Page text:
After that, life will be very difficult for us. We are safe now, but we cry and pray for those who are left behind. My only dream is to see my older brothers again. To be able to hug them once again. I miss every day the times we spend together.

The people who I left in East Turkestan and bring them in my heart to Turkey are not just my older brothers. I am 22 years old and I fell in love with a man, who made me happy in those bad days. I want to walk the same path together with him for a lifetime. We are very much like the Turks in Turkey on issues such as marriage. Young girls are shy of talking about such things, boys cannot express themselves comfortably, ashamed. I felt in love with someone in the same city where we shared the same fate.  After school was over, he told me he wanted to marry me, and I accepted it. But we didn’t tell anyone until we got a job.

Whatever you live, love connects people to live. With my mother, we were going to a woman’s house one day a week and choosing fabric. The day I went to buy fabric, I was waiting for my mother below and spending time with her at the entrance of the house until my mother came.

Access to social media was forbidden where we live, for example, we could not use the app, WhatsApp. Therefore, we sometimes wrote and gave papers to each other. The last week that we met, I didn’t know that I saw him for the last time. When my mother entered the house to buy fabric, I started to wait for him at the door. Soon he came to me, he read me the poem he wrote for me. He said he found a job. I was so happy. We left after talking a little. I didn’t know that I saw him for the last time. I wish I knew If I had known, I would have told him many different things.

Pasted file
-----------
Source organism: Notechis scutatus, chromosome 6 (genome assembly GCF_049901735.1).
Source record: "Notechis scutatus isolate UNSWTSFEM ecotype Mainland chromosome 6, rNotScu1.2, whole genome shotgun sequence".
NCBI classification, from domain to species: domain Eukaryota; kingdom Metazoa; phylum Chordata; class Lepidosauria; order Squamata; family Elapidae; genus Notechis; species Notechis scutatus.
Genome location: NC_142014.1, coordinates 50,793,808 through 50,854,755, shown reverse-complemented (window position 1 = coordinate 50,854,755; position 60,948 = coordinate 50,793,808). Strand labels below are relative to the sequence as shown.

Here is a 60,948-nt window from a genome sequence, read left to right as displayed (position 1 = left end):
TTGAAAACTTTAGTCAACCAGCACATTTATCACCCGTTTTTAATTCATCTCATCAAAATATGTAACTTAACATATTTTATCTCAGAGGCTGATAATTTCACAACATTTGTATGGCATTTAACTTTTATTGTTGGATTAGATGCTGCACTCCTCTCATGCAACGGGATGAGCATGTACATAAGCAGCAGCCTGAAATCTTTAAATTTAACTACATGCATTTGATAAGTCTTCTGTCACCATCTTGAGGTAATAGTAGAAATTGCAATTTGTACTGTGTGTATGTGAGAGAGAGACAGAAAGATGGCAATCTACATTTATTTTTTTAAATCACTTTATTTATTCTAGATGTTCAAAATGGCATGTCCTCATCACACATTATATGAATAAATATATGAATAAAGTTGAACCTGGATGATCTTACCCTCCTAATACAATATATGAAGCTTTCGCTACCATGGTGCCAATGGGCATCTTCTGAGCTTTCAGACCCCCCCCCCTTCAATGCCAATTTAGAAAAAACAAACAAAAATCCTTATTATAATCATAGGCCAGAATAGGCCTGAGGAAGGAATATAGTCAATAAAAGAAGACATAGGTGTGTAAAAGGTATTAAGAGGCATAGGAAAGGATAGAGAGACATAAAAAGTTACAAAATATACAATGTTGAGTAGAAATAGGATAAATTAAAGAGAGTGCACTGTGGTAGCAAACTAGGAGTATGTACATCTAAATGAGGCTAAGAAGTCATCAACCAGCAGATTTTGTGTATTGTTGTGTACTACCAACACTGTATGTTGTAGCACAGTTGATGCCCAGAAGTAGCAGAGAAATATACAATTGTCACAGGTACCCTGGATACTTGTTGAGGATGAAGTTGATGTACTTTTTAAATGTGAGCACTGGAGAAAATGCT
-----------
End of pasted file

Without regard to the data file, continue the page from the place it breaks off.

There are some great songs in Turkey. Sometimes I listen to both I want to improve my Turkish to study university and also, I feel happy when I listen. When I shared my experiences to my friend in here, she asked me to listen to this song (Ayrılık Acı Bir Şey-Müslüm Gürses). She told me that I would feel better when I listen to that song. Since I listen to that song, she was joking at me and my friends were saying that you get used to here right away. The lyrics of the song affect me very much. When the song sings ” separation is a painful thing “, there become different feelings in my heart, because separation is a very difficult thing. I miss my brothers and the person I love that I cannot say goodbye to.

I left a letter to my brother’s wife before I left home. I asked him to give him the letter. I don’t know if he gave it or not. I hope that maybe one day he can come here if he knew I am in Turkey, who knows?

Nothing is in our hands and I believe in fate. I want to believe in the coming of good days. We used to be the people who were afraid to say “Bismillahirrahmanirrahim” even at the beginning of lunch, and there are still people who are experiencing this fear. There is a big disaster in East Turkistan. My name is Rukiye, and there are people in East Turkestan, who were imprisoned for their name. There is torture in East Turkestan. Some mothers are forced to leave their children. There are girls, who forced to marry Chinese men by the state.

I don’t know why, but we still have hope, and we have an endless hope.